From 1997 to 1999, a huge number of slides, often turning into extremely rapid debris-earth flows, repeatedly affected the late Quaternary volcaniclastic deposits mantling the carbonate slopes of Campania region, Italy. The Sorrento Peninsula was the epicentral district of the 1997 regional slope-instability crisis. Some hundred shallow mass movements took place during January 1997 in this area. These were the last episode of a long series of slope failure events dating back to mid-18th century. Results from geological and geomorphologic surveys are presented. Landslide mechanism and triggering factors are analysed for the most important mass movement, which occurred during the January 9–11, 1997, regional event. On January 10, 1997, at about 8:15 PM, a rainfall-induced debris slide-debris flow occurred at Pozzano (province of Naples), mainly affecting the 79 AD pyroclastic products. Following a J-path, the landslide destroyed a private house and invaded the State Road no. 145. This event resulted in four deaths, 22 persons injured and road closure for about 2 months. There was less than 200 mm of rainfall in the 72-h period prior to the landslide, although intense precipitation had occurred during a preceding 4-month period. However, the slope failure event was not preceded by an extreme short-term antecedent rainfall, as already noticed in previous landslides of this type in Campania. Finally, following a preliminary geotechnical characterization of volcaniclastic soils, a slope-stability back analysis was carried out, which adopted the classical infinite slope scheme. This analysis gave further evidence of the role played by pore pressure in reducing the overall shear strength of pyroclastic soils.
During the July 9, 1997 Cariaco earthquake, the small town of Cariaco (located 10 km SW from the epicenter) and Cumaná (capital of the State of Sucre, located about 80 km west from the epicenter) were the most affected towns. The damage in Cariaco was essentially restricted to one-century-old dwellings in the downtown area, but also three rather modern buildings collapsed. A maximum intensity of VIII (MMI) was determined for the epicentral area with a clear orientation of the major damage along the strike of the El Pilar fault in east–west direction. The induced effects associated with this event are dominated by liquefaction phenomena and lateral spreading on soft sedimentary lowlands (along the shoreline of the Cariaco Gulf and riverbeds), as well as sliding at unstable slopes. Site studies were carried out in Cariaco, involving the geotechnical analysis of boreholes, seismic refraction studies and microtremor measurements to determine the characteristics of the Quaternary sediment fill in the area. From seismic refraction surveys, an interface separating sediments with S-wave velocity lower than 700 m/s from stiffer ones was located at 60–90 m in depth in the southern part of Cariaco. Further north it is supposed to exceed 90 m. Predominant periods of soil, derived from microtremor observations in Cariaco, vary between 0.6 and 1.2 s. The high percentage of damage in the center of Cariaco can be attributed to the poor quality of the dwellings combined with the presence of thick, poorly consolidated soils, and, in some particular cases, to liquefaction phenomena.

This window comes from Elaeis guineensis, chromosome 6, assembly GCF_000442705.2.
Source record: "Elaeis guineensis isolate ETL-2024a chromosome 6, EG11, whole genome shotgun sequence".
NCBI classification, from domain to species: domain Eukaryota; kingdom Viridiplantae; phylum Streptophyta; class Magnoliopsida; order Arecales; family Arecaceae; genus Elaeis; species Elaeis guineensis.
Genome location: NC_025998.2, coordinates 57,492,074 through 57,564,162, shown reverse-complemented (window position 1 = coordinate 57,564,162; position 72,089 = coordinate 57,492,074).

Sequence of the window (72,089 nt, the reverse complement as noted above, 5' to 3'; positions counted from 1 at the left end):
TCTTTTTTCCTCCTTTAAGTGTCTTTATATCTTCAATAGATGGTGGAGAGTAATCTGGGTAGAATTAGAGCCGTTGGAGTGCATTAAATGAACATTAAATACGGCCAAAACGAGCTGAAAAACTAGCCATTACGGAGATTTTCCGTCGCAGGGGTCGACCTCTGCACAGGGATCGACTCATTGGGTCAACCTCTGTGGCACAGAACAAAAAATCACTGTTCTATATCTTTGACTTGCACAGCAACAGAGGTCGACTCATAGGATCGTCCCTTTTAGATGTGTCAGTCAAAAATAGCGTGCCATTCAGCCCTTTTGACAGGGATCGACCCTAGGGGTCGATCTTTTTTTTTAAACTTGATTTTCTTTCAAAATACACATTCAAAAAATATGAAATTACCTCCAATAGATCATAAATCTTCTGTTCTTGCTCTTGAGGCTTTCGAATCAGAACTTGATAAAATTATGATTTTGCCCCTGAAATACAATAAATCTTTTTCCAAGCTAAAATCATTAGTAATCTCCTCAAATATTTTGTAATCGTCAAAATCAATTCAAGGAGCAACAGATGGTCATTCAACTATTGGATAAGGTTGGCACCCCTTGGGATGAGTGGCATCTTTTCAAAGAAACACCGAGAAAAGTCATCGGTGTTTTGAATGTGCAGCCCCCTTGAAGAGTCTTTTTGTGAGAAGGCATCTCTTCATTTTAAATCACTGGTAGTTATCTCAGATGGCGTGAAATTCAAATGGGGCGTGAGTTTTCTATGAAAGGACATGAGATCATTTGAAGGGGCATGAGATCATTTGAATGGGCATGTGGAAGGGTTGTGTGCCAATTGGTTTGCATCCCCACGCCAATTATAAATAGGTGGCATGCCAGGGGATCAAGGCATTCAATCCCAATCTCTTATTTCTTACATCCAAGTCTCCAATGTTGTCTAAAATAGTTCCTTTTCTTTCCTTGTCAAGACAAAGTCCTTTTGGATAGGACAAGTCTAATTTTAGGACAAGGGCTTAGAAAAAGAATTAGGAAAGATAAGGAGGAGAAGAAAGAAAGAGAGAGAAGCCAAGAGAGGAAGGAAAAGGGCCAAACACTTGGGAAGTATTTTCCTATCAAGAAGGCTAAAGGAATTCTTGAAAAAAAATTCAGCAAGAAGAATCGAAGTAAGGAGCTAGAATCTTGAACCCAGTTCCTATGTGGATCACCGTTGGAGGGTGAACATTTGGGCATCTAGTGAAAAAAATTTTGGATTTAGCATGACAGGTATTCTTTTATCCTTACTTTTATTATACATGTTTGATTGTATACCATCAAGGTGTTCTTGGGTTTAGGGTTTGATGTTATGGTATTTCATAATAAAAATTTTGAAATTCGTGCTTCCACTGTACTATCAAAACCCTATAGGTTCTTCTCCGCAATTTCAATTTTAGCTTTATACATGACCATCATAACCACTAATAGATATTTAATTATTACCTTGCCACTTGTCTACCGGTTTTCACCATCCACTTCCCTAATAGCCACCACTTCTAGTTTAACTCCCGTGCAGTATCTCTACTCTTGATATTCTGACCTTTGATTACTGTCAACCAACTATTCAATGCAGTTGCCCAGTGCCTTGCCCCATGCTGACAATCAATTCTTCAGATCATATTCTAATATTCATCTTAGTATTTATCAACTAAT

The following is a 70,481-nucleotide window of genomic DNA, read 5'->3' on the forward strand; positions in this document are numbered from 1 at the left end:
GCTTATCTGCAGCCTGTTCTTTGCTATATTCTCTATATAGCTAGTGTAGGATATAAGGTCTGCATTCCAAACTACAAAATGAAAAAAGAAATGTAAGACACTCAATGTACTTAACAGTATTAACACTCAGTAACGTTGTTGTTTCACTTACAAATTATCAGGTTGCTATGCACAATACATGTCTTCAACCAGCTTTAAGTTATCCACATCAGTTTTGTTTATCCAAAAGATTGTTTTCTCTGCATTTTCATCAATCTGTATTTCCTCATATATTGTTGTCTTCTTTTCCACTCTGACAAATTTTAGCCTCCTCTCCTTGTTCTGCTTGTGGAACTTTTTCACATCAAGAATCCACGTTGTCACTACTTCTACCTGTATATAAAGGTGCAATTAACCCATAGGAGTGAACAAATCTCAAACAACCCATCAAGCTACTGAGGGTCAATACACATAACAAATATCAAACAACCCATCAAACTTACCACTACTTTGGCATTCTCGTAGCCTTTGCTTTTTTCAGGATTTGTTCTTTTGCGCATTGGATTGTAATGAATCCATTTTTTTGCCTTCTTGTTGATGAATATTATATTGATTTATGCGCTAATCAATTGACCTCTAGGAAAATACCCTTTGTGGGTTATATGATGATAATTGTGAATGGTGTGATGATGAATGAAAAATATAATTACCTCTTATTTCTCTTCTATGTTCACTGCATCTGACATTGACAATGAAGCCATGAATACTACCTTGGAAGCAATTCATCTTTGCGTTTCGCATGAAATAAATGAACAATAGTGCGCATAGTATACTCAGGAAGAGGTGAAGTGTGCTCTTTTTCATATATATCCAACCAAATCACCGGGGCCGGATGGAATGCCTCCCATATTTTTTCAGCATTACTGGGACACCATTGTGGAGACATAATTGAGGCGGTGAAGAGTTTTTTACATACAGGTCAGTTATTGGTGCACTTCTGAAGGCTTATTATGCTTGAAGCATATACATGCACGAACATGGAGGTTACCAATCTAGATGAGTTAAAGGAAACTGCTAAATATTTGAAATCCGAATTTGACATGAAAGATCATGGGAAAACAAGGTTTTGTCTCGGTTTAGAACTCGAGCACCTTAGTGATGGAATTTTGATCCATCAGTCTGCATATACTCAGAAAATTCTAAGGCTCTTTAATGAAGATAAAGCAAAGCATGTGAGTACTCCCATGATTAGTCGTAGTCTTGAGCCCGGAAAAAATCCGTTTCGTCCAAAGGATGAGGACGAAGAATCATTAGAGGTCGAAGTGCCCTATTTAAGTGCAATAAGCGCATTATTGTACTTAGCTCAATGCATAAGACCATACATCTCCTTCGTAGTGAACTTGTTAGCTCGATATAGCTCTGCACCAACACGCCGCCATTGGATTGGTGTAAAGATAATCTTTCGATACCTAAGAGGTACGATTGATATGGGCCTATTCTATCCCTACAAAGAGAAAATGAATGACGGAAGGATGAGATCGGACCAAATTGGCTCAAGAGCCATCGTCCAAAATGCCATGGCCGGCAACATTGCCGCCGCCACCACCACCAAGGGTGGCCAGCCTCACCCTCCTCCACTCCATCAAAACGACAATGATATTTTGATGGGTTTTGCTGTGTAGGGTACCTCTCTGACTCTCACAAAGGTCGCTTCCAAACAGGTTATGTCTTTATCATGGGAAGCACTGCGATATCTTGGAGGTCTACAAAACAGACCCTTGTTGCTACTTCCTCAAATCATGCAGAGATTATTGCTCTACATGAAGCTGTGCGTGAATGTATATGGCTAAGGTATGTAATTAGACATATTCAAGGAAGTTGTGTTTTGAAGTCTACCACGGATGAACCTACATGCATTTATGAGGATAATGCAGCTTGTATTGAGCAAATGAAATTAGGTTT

A flank collapse occurred at the Casita volcano in Nicaragua on 30 October 1998 during Hurricane Mitch. The collapse transformed into a disastrous lahar that completely buried two small towns 6 km downstream (killing about 2500 people), destroyed small settlements and disrupted the Pan American Highway.Based on the knowledge acquired during previous investigations with additional unpublished field data and observations, this study provides a comprehensive review of all previous studies (published and unpublished) on the 1998 Casita lahar and new insights into the initial flank collapse and the current stability. The knowledge on pre- and post-failure geometry, geology, lithology, tectonics and stratigraphy of the scarp area is improved and a summary of available geotechnical data is provided. Lithological characteristics that were significant in the initial flank collapse and failure mechanism were identified. The location of the failure surface was more precisely defined and the number and sequence of stages in the initial failure presented in previous studies have been confirmed. Slope stability analyses were carried out using limit-equilibrium methods.Geological interpretations, analysis of digital elevation models and geotechnical back-analyses confirmed that the flank collapse took place in three stages involving both the northern and southern areas of the scarp and occurred continuously during a time interval of seconds to a few minutes. In the first stage, failure initiated in a highly fractured and altered volcanic breccia in the northern area of the scarp which released a volume of 260 000 m3. The flow that developed from this failure removed colluvium deposits at the toe of the slope in the southern part in not more than 40 s. This rapid removal of the colluvium triggered a second stage which comprised 640 000 m3 and consisted in the failure of the southern part of the scarp by the sliding of a fractured volcanic breccia over a unit of clay-rich pyroclastic deposits. The third and final stage consisted in a failure of the remaining breccia and the overlying fractured lavas in the northern area and involved a volume of 690 000 m3.The fact that future events can affect some remaining settlements and the segment of the Pan American Highway, between Chinandega and León, motivated an analysis of the stability of the remaining slope using parameters calibrated in the back-analyses of the 1998 flank failure. The results indicated that the remaining slope is stable as long as groundwater levels in the northern and southern area are deeper than 65 m and 90 m respectively (relative to the points of maximum elevation on the analysed section) and the colluvium deposits in the southern area are not removed from the toe of the slope.